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and i'm proud of the fact that we ended up with the unanimous view. in retrospect, i think it was dead right. it makes a lot of sense to give the people in the government who have most specialized knowledge in an area a preference, when in doubt, to go along with their view. i asked my law clerk to check for me. it has been cited, let me see, 15,900 times, cited with approval. it is now being subjected to criticism that it may be incorrect. the most important thing to me
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is that the doctrine of stare decisis should be protected when it has been cited for many years and never been disagreed with. the fact that they are even considering rejecting a case as well-established as it seems to be reflects on the court itself. i do think that the court is subject to criticism these days for failure to give adequate respect to existing decisions. >> that case was 1984, and you say it should be settled. roe v. wade was 11 years before that. hold fore decisis that, too? if the court finds a way to overturn roe, do you think that would be the activist court that some people complain about? justice stevens: i think that should be treated as federal law. that is what kennedy and o'connor and souther said in
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their joint opinion in the case several years ago. that is more important than whether the case was directly decided or not. i think that's right. there are some rules that ought to be accepted as part of the law and not re-examined over and over again. i think that is example of such a case. >> i want to bring up another case. in case you think justice stevens is a wild eyed liberal, we'll talk about the flag burning case, where justice stevens was in the minority against some of your good buddies, william brennan and thurgood marshall, basically writing it is said that it should be illegal to burn the flag.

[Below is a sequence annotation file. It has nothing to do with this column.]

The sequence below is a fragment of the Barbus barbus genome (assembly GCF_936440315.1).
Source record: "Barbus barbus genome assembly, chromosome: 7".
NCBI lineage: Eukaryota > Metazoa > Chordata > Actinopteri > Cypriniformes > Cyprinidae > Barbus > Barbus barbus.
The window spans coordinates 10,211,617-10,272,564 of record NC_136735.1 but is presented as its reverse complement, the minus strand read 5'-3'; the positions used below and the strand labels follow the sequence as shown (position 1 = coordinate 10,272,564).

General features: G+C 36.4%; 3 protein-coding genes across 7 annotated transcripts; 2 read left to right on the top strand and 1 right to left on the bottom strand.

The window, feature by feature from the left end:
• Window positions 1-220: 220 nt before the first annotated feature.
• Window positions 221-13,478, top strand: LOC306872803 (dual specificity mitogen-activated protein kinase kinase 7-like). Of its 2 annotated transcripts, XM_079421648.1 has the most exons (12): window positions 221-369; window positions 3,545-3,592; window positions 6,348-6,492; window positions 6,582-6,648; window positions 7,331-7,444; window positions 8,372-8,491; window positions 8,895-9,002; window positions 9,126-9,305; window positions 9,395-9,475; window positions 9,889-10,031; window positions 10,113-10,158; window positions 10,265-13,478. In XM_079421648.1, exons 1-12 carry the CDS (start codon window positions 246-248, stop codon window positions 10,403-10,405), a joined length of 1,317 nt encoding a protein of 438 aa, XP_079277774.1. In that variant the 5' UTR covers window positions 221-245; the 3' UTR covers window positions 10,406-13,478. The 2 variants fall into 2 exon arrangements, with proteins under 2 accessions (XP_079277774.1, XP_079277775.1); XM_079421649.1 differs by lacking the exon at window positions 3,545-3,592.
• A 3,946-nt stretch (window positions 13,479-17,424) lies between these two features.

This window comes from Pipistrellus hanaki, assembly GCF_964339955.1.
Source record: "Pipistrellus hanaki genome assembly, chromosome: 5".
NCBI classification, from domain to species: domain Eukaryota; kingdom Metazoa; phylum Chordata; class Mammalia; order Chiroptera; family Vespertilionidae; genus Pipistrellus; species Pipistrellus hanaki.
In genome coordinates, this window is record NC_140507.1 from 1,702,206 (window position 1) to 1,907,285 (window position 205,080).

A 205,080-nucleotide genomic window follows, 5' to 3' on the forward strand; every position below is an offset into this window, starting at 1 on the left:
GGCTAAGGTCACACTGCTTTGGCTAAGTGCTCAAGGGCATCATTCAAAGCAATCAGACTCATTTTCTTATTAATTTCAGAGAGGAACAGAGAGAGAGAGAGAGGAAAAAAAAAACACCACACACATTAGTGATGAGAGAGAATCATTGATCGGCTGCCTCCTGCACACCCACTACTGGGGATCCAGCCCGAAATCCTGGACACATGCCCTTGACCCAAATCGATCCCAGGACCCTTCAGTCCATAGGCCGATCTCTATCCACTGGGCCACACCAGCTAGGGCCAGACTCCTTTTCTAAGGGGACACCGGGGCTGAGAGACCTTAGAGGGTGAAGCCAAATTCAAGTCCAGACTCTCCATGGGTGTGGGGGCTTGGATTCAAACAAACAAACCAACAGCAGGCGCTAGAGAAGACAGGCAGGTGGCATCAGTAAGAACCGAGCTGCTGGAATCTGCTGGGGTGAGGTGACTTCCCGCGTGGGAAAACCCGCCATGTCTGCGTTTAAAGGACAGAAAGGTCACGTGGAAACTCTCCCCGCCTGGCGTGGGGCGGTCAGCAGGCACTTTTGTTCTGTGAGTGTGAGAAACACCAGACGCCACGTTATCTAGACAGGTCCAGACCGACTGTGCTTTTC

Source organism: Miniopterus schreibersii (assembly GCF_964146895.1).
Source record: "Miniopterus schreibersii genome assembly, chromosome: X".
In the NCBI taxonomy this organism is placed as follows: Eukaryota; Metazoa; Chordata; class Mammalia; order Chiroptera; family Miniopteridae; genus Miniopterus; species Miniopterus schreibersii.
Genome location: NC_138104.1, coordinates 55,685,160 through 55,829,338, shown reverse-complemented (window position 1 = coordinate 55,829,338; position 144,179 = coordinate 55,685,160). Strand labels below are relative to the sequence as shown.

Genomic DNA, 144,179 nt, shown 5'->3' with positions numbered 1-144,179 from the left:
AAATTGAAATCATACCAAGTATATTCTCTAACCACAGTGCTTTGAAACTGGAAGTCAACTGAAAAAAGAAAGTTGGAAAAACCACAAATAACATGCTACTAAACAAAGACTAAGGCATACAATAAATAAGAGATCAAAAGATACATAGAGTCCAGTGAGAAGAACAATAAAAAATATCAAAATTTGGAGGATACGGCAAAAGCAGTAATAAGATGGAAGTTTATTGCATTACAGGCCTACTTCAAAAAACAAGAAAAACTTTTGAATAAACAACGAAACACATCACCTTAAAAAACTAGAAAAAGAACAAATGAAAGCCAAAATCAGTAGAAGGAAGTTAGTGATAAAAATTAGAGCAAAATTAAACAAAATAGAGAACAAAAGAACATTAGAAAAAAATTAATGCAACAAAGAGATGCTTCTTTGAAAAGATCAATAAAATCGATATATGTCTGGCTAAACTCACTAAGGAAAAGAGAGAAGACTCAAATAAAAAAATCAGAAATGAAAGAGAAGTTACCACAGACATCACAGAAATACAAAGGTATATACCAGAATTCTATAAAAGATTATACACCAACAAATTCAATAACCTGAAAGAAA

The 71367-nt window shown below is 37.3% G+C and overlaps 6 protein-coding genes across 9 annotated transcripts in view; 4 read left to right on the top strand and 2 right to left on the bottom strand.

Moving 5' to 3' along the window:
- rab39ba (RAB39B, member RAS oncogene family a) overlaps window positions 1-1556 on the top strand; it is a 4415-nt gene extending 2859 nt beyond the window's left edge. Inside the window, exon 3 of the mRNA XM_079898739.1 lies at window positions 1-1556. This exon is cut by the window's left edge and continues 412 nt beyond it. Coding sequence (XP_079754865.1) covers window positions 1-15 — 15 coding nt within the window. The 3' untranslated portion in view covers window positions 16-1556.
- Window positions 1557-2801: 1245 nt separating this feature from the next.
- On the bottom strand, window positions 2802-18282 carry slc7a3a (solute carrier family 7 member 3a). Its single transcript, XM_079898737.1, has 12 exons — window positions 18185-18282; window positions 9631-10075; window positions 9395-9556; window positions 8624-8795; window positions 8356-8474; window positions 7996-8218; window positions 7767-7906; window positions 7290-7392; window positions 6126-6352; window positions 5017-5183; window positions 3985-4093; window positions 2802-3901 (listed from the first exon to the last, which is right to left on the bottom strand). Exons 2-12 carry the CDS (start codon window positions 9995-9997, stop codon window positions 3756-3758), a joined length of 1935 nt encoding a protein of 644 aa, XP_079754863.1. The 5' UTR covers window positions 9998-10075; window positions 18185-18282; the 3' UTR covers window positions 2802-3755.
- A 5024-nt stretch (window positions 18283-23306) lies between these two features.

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"the creation of a federal right to write graffiti on the washington monument might enlarge the market for free expression at a cost i would not pay. similarly, sanctioning the public desecration of the flag will tarnish its value, both for those who cherish the ideas for which it waves, and for those who wish to use martyrdom by burning it. a country's flag is a symbol of more than nationhood and national unity, it also signifies the ideas that characterize a society that has chosen that emblem, as well as a special history that has animated the growth in power of those ideas." do you still feel that way today? in light of the protests we are now seeing by people protesting the treatment of black citizens by police officers, we see it at national anthems playing during nfl games, players kneeling and others suggesting it should not be permissible. is there a nexus between flag-burning and making that outlawed and disrespect during